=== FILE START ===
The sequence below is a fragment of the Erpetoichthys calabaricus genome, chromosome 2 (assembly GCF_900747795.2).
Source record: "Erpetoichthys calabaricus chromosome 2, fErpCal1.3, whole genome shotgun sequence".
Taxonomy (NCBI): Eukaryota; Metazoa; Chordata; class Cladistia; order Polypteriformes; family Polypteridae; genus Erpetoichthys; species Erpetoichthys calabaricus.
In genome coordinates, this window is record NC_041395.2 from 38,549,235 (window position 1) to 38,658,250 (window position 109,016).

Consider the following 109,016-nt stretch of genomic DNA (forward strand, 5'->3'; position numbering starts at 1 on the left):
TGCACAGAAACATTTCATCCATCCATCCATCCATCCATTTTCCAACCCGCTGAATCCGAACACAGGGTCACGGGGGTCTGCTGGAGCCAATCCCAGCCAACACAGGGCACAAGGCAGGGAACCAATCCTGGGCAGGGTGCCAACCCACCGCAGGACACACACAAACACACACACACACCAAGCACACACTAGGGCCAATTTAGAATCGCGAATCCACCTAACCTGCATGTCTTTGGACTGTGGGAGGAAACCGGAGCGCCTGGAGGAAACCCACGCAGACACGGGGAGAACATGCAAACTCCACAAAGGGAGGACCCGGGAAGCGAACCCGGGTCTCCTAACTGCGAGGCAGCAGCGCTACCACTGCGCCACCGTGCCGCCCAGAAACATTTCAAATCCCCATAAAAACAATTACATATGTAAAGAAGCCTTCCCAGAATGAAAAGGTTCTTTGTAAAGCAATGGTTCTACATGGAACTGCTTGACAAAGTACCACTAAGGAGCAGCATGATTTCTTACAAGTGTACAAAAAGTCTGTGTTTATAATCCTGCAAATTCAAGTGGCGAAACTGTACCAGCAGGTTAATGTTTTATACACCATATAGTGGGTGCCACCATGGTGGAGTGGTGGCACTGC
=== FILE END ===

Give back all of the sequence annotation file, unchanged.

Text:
The sequence below is a fragment of the Erpetoichthys calabaricus genome, chromosome 2 (assembly GCF_900747795.2).
Source record: "Erpetoichthys calabaricus chromosome 2, fErpCal1.3, whole genome shotgun sequence".
Taxonomy (NCBI): Eukaryota; Metazoa; Chordata; class Cladistia; order Polypteriformes; family Polypteridae; genus Erpetoichthys; species Erpetoichthys calabaricus.
In genome coordinates, this window is record NC_041395.2 from 38,549,235 (window position 1) to 38,658,250 (window position 109,016).

Consider the following 109,016-nt stretch of genomic DNA (forward strand, 5'->3'; position numbering starts at 1 on the left):
TGCACAGAAACATTTCATCCATCCATCCATCCATCCATTTTCCAACCCGCTGAATCCGAACACAGGGTCACGGGGGTCTGCTGGAGCCAATCCCAGCCAACACAGGGCACAAGGCAGGGAACCAATCCTGGGCAGGGTGCCAACCCACCGCAGGACACACACAAACACACACACACACCAAGCACACACTAGGGCCAATTTAGAATCGCGAATCCACCTAACCTGCATGTCTTTGGACTGTGGGAGGAAACCGGAGCGCCTGGAGGAAACCCACGCAGACACGGGGAGAACATGCAAACTCCACAAAGGGAGGACCCGGGAAGCGAACCCGGGTCTCCTAACTGCGAGGCAGCAGCGCTACCACTGCGCCACCGTGCCGCCCAGAAACATTTCAAATCCCCATAAAAACAATTACATATGTAAAGAAGCCTTCCCAGAATGAAAAGGTTCTTTGTAAAGCAATGGTTCTACATGGAACTGCTTGACAAAGTACCACTAAGGAGCAGCATGATTTCTTACAAGTGTACAAAAAGTCTGTGTTTATAATCCTGCAAATTCAAGTGGCGAAACTGTACCAGCAGGTTAATGTTTTATACACCATATAGTGGGTGCCACCATGGTGGAGTGGTGGCACTGC